Kent Co. program translates info for crime victims

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GRAND RAPIDS, Mich. (WOOD) – A new initiative in Kent County aims to help victims of and witnesses to a crime who don’t speak English better cooperate and communicate with authorities.

The effort was started a couple of months ago by a coalition including representatives from Kent county courts, local law enforcement agencies, Bethany Christian Services, Safe Haven Ministries, Migrant Legal Aid, the Kent County Prosecutor’s Office and its Victim/Witness Unit.

“We brought this up with the prosecutor’s office and they’ve been very helpful in trying to find a way to find a low-cost solution that can be implemented immediately to stop these problems at once,” said Ben O’Hearn, a staff attorney for Migrant Legal Aid.

All the law enforcement agencies in the county are participating.

“From Sand Lake to Byron Center and every place in between, we want all the officers and police departments using this system so we make sure we get everybody in the county covered,” Kent County Chief Assistant Prosecutor Chris Becker said.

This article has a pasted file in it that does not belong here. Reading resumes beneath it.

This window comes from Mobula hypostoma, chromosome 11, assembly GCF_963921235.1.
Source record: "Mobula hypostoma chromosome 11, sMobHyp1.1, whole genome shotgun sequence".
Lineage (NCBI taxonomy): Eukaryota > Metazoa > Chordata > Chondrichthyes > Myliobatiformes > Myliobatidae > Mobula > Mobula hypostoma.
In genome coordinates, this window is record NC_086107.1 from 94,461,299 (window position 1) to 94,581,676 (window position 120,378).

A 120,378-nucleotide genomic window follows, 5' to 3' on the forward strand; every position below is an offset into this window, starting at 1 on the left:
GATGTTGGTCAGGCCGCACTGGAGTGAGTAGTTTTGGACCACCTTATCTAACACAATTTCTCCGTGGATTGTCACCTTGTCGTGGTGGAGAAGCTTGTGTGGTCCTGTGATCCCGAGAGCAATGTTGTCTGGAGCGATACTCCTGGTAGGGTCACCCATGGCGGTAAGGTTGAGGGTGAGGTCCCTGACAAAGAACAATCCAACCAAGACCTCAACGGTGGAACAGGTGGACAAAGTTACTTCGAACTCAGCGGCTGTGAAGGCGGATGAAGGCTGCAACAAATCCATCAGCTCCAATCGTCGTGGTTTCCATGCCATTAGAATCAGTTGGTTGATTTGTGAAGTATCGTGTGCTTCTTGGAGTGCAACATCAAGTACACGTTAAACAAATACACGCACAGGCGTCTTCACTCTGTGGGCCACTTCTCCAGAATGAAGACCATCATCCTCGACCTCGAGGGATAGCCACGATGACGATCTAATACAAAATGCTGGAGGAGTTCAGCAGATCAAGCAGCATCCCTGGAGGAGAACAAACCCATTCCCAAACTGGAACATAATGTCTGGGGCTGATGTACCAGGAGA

Under new procedures, officers responding to an incident are required to fill out a field on their police report that indicates the victim’s primary language. The language is also specified on warrant request forms. After the paperwork is filed electronically, any follow-up information sent to a victim will automatically be in their language.

“When our victim advocates get it over in the courthouse, they’ll see the documents that need to go out informing the victim of their rights, informing them if a defendant gets out of jail. They have the right to know if the defendant gets out of jail. They can send them those forms in, right now, Spanish because that’s the vast majority of them,” said Becker.

Migrant Legal Aid translated the letters from the prosecutor’s office into Spanish.